Jez, Gary and myself (Chris) were the first 3 on site on a cold and drizzly winter morning. The rock drop-off on Piper’s hill hadn’t been right for sometime. We’d previously removed the wooden feature that had become known as ‘the kerb’ from it’s original location – where it had never really worked as well as we’d hoped – and the plan for today was to relocate it and use it to replace the feature on Piper’s Hill. Two birds with one stone. As we started to dismantle the old rock drop Phil turned up and got stuck in. The feature had been there for a good few years and we were all surprised at how much rubble and rock we’d used to build it originally. By now Jason had turned up along with a young lady called Claire. Jason had a new notice board that the club had recently purchased to replace the one at the start of the trail so he, Phil and Sarah headed off to install that.
Meanwhile, we’d finished dismantling the rock step and were ready to install ‘the kerb’. Surprisingly quickly, we’d found it’s ideal position and had one end installed, I was dispatched to go and find the down ramp, which we’d hidden in a bush a couple of months previously, but not before picking up the kettle and getting a brew on. By this time Ollie had turned up and had set to work barrowing over gravel from a stash we had stockpiled nearby to surface the alternative line and the run-up to the new feature. By the time I returned, Gary and Jez had both ends fixed in the ground and were now scratching their heads thinking about how far out the down-ramp should be fitted – too short and it becomes too steep, too long and those who jump the feature run the risk of clipping the ramp with the back wheel, causing damage. While the three of us were umming and aahing, a rider came through and jumped off the feature. Hey presto! The landing point of his back wheel gave us our marker.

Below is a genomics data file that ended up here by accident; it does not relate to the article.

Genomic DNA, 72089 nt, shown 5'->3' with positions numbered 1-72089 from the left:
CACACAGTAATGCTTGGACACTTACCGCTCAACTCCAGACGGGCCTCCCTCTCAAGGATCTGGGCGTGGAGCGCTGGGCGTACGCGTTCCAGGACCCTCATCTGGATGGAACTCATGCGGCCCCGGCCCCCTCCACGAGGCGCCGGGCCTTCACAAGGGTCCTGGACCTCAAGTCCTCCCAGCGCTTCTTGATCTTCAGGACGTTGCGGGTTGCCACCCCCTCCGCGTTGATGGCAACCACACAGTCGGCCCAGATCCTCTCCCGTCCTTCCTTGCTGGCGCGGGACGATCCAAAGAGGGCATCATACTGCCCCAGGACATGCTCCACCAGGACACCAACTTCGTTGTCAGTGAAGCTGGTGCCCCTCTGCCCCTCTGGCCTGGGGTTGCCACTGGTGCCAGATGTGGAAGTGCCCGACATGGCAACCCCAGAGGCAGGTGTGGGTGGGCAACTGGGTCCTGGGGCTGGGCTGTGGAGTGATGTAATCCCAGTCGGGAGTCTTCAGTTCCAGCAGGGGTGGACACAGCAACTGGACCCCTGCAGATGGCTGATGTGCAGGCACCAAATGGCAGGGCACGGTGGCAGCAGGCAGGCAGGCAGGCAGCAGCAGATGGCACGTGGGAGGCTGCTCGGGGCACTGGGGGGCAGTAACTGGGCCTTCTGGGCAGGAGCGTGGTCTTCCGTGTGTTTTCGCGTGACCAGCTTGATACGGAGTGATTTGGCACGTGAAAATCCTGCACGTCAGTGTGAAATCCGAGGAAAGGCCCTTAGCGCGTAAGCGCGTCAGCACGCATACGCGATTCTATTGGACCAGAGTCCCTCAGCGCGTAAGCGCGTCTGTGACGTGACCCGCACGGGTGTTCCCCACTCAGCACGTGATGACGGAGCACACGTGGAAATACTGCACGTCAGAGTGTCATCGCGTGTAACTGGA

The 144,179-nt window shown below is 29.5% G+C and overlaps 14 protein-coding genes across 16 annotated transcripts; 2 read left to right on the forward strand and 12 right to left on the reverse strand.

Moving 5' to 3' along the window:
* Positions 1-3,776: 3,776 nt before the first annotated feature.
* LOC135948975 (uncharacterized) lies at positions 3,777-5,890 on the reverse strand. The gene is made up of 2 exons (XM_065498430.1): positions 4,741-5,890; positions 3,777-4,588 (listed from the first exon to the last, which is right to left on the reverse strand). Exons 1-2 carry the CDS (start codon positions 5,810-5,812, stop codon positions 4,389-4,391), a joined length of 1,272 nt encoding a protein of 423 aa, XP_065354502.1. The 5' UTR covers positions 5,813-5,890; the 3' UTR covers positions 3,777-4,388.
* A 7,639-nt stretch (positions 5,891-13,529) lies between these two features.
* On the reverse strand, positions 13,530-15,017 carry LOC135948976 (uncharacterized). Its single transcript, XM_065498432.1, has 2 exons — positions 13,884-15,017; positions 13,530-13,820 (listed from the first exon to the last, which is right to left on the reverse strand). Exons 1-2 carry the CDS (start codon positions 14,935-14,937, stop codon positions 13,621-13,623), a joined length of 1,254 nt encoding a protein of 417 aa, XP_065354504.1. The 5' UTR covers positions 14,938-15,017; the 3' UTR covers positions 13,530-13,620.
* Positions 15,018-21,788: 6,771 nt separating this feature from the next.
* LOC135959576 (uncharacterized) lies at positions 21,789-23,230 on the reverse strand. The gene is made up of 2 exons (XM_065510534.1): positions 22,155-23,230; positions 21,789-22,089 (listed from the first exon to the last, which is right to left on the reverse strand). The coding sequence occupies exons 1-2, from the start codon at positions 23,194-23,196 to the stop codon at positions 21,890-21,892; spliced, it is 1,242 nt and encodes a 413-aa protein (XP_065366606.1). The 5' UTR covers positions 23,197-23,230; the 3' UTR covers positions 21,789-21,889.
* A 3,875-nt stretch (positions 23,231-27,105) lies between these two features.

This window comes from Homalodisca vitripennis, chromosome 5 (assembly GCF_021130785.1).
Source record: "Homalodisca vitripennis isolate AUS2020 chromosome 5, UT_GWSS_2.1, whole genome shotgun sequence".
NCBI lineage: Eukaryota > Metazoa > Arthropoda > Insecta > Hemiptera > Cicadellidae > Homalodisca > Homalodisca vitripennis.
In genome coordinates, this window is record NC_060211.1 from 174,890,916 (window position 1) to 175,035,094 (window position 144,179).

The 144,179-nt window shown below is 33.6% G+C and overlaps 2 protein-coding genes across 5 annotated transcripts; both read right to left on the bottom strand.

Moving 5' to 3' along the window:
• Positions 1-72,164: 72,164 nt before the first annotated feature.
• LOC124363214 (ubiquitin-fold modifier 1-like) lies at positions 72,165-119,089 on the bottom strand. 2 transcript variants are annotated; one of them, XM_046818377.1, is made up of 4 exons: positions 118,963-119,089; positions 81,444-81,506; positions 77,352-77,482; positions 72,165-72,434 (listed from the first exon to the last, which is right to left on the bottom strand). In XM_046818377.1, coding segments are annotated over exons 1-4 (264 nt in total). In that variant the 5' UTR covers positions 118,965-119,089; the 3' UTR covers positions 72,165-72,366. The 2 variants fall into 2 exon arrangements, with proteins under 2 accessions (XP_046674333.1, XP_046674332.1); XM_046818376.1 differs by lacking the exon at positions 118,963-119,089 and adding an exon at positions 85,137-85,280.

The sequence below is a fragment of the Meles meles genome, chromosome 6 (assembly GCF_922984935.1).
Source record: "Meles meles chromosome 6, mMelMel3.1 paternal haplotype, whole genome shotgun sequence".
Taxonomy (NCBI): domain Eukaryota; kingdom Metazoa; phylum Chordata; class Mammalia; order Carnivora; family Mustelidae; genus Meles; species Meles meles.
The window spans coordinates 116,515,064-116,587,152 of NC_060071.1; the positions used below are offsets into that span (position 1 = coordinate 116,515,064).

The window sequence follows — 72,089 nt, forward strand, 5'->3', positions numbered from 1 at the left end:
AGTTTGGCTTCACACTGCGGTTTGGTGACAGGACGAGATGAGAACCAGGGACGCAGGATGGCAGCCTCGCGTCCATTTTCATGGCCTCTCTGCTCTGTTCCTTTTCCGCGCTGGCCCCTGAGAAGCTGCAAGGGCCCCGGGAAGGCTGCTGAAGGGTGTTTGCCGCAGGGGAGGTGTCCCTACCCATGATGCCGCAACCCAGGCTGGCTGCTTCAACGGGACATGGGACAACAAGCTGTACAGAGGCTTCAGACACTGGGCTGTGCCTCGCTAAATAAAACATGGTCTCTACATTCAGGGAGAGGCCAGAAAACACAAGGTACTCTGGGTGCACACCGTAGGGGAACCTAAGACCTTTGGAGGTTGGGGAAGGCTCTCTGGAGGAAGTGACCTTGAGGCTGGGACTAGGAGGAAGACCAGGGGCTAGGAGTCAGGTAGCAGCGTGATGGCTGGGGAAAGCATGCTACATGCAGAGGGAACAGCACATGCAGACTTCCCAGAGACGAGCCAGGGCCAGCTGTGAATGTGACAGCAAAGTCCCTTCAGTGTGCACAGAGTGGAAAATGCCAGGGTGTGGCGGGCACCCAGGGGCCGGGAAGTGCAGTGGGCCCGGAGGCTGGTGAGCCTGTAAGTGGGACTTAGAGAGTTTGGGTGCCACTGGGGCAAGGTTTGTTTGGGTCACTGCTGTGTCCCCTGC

With the new feature firmly in place, Jez and Gary set off to fetch the compactor from the car park while Ollie and I set about filling in some deep holes that had appeared further up where the trail comes over the top of the hill. These types of trail repair aren’t easy when things are really wet. The gravel takes on a porridge-like consistency which it’s hard to do anything with. We carried out the repairs using hardcore (from the feature we’d just removed) and gravel tipped into the wet holes. Not the best repair we’ve ever done, but it’s better than it was and we’ll take another look later in the year. Just as we finished, Gary and Jez had also finished off compacting the trail around the new feature and we all spent a while admiring our handiwork while supping another brew.
By now it was late afternoon. It had been drizzling constantly all day and we were wet and starting to get a bit cold. Ollie had now left, as had Claire and Jason. This left me, Jez, Gary and somewhere on site, Phil. It was decided we’d load a couple of barrows up with gravel to do a quick repair on some braking bumps that had appeared – just before the berms at the entrance to the triangle – before calling it a day. This done, we headed back to the carpark, bumping into Phil on the way. Just before we left we went down to the lowest point of the trail to have a look at the first woodwork section. This woodwork has been kicking about in one guise or another for a good few years now and even pre-dates MB Swindon. On inspection, it was decided that the time had come to take it out, something that will be done on an upcoming build day.
All in all a good day’s work.